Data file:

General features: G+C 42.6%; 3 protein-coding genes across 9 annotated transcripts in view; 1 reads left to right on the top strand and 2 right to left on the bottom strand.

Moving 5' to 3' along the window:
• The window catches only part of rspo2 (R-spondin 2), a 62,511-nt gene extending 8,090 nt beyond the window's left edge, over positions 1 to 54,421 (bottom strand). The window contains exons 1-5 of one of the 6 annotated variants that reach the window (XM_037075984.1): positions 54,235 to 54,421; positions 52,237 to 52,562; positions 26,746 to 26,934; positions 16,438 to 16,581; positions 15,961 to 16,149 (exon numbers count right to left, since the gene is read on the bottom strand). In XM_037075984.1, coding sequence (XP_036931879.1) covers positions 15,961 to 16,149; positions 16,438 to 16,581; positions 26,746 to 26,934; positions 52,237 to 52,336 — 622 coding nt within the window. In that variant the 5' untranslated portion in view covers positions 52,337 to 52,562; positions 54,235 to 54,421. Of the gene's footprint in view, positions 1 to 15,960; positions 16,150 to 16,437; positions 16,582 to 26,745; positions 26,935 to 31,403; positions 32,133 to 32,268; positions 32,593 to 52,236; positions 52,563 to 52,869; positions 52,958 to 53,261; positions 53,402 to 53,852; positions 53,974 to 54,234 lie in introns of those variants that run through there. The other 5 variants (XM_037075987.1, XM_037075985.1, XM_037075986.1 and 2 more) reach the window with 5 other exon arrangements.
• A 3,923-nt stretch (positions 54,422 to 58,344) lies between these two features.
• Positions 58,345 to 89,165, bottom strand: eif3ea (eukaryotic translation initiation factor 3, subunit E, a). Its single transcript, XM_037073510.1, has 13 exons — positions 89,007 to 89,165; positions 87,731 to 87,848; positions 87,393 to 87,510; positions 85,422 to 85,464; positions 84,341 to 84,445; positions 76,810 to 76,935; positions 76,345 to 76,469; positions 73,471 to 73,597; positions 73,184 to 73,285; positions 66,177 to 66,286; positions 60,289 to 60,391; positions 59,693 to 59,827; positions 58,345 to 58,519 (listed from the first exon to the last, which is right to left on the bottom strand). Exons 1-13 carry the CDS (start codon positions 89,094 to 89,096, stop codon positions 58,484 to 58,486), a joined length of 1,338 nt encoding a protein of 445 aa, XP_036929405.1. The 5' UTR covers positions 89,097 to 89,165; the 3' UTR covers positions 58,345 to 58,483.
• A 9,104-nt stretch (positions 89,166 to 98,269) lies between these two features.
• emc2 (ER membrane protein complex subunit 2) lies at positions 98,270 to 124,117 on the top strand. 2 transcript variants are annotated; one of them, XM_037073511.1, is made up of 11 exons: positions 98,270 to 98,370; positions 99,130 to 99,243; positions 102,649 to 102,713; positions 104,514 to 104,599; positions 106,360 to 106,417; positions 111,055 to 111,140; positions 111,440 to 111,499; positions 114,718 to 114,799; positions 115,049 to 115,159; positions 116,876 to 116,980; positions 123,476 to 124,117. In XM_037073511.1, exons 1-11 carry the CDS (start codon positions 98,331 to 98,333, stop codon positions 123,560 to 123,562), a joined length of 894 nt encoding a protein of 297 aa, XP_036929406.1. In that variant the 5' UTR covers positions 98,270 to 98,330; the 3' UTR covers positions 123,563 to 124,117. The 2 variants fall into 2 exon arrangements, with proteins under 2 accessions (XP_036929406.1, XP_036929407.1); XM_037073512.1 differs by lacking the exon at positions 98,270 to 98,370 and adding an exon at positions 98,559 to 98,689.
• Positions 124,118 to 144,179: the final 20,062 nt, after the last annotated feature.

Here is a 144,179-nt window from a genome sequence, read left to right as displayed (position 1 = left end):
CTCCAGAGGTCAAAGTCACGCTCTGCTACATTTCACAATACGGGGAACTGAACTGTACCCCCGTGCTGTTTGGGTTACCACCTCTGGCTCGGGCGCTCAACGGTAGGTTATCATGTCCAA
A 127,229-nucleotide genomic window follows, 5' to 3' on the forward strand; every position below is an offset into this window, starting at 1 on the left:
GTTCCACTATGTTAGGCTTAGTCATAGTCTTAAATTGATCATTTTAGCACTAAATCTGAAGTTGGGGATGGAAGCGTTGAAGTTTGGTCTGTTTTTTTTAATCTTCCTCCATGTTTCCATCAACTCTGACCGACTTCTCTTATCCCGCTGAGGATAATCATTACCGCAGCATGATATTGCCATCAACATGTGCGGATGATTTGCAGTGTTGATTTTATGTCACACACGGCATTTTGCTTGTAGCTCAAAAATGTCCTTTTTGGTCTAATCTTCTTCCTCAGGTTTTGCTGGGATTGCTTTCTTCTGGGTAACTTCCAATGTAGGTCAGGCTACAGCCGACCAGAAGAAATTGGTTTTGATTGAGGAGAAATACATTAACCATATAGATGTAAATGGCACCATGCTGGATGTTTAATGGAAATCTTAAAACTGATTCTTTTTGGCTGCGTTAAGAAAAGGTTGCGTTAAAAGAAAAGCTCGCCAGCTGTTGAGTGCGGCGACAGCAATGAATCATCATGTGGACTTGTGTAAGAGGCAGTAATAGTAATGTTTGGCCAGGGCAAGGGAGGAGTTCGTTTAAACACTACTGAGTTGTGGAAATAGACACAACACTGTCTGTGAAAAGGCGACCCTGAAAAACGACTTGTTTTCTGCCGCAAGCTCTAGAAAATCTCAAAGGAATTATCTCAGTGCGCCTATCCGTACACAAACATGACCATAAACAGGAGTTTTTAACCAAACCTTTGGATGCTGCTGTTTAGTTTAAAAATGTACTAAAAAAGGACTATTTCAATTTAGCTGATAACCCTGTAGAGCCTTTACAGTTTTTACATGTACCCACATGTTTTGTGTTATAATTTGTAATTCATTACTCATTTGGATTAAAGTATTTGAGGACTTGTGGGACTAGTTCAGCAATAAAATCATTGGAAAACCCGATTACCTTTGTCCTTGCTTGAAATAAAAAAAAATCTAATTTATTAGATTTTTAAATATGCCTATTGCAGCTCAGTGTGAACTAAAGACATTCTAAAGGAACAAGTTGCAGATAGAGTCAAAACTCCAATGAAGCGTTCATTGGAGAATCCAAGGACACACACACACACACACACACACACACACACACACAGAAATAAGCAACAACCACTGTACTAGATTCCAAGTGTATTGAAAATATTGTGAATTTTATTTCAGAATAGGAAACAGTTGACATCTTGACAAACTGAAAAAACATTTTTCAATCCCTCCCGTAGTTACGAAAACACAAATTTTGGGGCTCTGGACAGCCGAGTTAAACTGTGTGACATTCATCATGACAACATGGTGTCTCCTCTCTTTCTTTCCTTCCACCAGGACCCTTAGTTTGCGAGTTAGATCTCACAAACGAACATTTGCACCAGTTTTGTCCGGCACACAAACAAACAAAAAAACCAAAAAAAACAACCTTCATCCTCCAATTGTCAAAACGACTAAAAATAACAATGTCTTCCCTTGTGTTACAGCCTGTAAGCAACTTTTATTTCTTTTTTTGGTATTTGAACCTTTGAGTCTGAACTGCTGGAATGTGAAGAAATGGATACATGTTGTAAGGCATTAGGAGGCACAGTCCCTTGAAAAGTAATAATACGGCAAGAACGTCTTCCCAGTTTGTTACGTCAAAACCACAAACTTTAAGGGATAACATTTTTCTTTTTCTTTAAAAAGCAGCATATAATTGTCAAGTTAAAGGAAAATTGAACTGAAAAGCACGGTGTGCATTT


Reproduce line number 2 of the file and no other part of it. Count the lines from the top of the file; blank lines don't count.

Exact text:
Moving 5' to 3' along the window: